Indonesia Scraps Crucial Port Project
|Our Correspondent||Jan 31, 2012|
In a decision that encapsulates Indonesia’s perennial problems with construction of badly needed infrastructure, the government appears to have canceled a tender for a US$1.3 billion new container terminal in North Jakarta, two bidders say.
Although the government blamed a lack of cash for ancillary construction, there may be other factors at work, other sources say.
"This is one reason foreign investors steer clear of infrastructure projects. There are too many vested interests who frankly do not want foreign investment in infrastructure,” a veteran consultant on foreign investment in Indonesia told Asia Sentinel. “The problem is that the Tanjung Priok port is okay now and maybe for two to three years but this kind of thing slows down getting new facilities built and in three years it will be inadequate at current rates of growth. For investors, the best sectors are those that are the farthest away from government."
Bernardus Djonoputro, the president-director of Nusantara Infrastructure, which bid for the project through an international consortium that included the Japan-based Mitsui, Taiwan’s Evergreen and the domestic 4848 Global System, was quoted as saying the cancellation was “not good for the government’s image ... and investment climate.”
The 100-year-old Tanjung Priok port, Indonesia’s biggest, “does not have efficient facilities to handle the volume of the trade Indonesia deals with now,” according to a report by the Japan Development Institute. “Especially, the port is facing the problem of limited land unable to hold containers and shallow depth for the berthing of larger size ships now commonly used. This situation piles up the transportation costs in terms of extra time and expenses which not only prevents new investments but also induces the withdrawal from existing business. Therefore, the solution has to be made immediately to attract investments once more to this region.”
Apparently, bidders told The Jakarta Globe, the government scrapped the prequalification tender because it couldn’t afford to jointly finance the project, a rationale met with skepticism. Under the blueprint laid out for the development, the government was required to provide Rp3.5 trillion (US$389 million) for roads and bridges to the area. In addition to its other problems, the Tanjung Priok port is handicapped by the fact that only one traffic-choked major road leads into the facility.
The decision to scrap the tender came despite the fact that the government had shortlisted five consortiums in August. The government started the tender last June and was supposed to announce a winner in October this year.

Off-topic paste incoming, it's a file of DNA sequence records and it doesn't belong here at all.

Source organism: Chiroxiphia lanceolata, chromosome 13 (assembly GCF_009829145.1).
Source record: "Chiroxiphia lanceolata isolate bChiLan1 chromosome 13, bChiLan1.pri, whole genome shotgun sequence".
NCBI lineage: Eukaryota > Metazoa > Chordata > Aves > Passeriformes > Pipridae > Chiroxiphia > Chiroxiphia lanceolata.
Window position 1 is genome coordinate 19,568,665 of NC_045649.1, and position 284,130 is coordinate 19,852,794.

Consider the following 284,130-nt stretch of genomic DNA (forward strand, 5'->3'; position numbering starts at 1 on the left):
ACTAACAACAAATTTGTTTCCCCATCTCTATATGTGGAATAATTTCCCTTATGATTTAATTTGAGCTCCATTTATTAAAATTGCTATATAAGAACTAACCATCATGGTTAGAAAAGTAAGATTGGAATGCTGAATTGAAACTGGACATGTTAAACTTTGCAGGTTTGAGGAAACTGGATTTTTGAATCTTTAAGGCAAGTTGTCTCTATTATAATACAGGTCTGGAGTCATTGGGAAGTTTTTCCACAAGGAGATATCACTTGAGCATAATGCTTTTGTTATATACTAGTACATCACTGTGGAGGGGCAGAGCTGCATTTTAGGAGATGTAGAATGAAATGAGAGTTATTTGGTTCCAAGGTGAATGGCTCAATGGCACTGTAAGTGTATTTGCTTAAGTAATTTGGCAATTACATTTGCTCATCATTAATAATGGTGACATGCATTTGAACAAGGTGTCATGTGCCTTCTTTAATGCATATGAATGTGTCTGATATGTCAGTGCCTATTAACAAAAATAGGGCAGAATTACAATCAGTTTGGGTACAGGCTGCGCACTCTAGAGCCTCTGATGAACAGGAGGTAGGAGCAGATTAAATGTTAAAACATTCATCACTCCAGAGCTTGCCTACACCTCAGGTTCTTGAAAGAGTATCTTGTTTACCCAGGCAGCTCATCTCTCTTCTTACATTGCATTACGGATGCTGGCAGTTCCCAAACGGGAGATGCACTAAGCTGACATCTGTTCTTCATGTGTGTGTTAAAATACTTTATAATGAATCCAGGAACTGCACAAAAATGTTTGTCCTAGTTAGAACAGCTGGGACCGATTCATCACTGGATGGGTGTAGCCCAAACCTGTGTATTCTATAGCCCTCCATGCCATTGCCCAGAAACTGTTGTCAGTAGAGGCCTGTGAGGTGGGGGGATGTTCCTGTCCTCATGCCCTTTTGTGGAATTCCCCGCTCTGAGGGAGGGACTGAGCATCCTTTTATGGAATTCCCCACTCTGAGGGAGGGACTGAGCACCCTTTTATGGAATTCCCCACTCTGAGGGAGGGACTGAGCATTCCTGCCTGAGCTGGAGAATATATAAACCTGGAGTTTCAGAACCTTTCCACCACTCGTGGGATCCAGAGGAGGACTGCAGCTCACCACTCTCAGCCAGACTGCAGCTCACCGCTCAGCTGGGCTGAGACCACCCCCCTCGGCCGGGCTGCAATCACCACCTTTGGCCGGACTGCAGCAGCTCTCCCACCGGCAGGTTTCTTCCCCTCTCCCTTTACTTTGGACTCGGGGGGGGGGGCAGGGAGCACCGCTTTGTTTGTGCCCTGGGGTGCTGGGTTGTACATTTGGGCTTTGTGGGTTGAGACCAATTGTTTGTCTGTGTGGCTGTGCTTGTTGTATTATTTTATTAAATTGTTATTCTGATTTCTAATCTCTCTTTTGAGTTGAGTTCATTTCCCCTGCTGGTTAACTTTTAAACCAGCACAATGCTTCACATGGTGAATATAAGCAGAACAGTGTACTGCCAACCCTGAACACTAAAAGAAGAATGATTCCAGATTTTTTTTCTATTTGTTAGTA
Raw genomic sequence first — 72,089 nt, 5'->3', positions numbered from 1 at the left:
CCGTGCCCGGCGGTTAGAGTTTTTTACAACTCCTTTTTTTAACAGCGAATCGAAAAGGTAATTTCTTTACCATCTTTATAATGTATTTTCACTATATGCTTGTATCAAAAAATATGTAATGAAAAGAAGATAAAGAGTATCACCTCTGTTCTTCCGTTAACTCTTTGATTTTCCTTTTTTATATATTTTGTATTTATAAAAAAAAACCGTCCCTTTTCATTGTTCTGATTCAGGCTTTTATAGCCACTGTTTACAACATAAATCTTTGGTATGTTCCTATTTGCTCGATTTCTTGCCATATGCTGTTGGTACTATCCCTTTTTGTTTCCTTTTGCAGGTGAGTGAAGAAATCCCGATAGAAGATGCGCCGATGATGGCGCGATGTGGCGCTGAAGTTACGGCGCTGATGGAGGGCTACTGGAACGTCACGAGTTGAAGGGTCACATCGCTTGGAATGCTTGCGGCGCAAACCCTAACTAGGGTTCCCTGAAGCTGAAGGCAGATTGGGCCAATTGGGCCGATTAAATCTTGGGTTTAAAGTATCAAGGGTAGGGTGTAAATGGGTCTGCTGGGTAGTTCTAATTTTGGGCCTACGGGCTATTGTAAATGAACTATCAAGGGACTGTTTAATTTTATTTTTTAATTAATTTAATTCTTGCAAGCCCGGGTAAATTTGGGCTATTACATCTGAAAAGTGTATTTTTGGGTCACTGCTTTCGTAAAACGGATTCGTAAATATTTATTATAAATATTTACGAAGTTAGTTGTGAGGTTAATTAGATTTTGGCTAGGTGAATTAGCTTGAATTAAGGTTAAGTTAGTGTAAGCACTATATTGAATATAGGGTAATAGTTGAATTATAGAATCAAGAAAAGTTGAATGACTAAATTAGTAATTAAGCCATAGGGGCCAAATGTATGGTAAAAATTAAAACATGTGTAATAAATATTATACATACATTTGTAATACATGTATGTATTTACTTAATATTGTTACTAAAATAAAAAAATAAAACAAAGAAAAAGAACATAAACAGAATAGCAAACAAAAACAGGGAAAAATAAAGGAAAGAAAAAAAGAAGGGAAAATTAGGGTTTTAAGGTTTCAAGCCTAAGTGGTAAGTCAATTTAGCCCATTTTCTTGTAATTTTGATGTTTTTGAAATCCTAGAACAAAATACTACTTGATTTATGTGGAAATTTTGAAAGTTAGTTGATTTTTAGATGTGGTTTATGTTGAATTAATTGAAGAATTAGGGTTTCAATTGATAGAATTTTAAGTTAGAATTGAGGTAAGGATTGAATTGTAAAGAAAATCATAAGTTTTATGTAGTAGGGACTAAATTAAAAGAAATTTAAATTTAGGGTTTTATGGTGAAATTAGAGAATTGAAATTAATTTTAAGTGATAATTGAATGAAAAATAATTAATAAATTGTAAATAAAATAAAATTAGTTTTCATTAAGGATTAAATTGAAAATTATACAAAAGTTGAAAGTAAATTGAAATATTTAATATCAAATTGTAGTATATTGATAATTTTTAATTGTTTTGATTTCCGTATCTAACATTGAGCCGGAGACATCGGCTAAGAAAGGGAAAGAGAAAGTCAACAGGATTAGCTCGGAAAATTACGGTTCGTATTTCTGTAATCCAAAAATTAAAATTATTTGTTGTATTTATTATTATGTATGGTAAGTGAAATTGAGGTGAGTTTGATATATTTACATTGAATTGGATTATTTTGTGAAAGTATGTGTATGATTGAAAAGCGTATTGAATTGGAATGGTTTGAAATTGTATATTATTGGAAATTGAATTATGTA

The lack of roads, highways and electricity has stalled construction of factories and other private enterprise in many parts of the country. The lack of medical facilities in many neighborhoods leads to deaths from common diseases. The government has been pushing a public-private partnership scheme since 2005 to compensate for the lack of government funding for infrastructure projects. Of hundreds of projects prepared for the scheme, however, the government last year picked only five to showcase. But construction has not started on any of them.
Jakarta itself, a city of 12.5 million people, faces critical conditions including choking traffic, minimal mass transportation, scarce clean water resources, seasonal floods and a serious lack of urban sanitation system, with pollutants always being discharged into supposedly clean water. Many of the best hotels urge guests not to drink tap water.
Djonoiputro told The Globe that the government’s lack of preparation made investing in Indonesia’s infrastructure through public-private partnerships “risky.” “Companies could lose $1 million to $2 million spent on a feasibility study to participate in a tender if the tender is canceled,” he said. He suggested that the government establish a clearinghouse directly under the president to manage PPP projects, including marketing, business development, tendering, negotiations and financial completion.
Also expressing disappointment was Boy Thohir, president director of Brilliant Permata Negara, which bid for the project through The Jakarta New Port Consortium. He said the cancellation “will definitely diminish investors’ trust in participating in government-backed projects, despite Indonesia receiving investment grade [ratings] from various rating agencies.”
The Brilliant Permata Negara consortium included Salam Pacific Indonesia Lines, Cosco Shipping and Hutchison Ports Indonesia. Thohir said his consortium had worked hard to arrange adequate finance. “We had prepared enough funds to finance this Kalibaru project. Four overseas lenders and Bank Mandiri had given commitments to us,” he said.
According to minutes of the meeting in which the Transport Ministry informed bidders of the change of plans, an official said the shortlisted candidates would be given priority in another tender to build a port in Cilamaya, Karawang. The government, he said, would assign a state-owned enterprise, which has its own budget, to build the Tanjung Priok port, freeing the government from funding it.
(With reporting from the Jakarta Globe)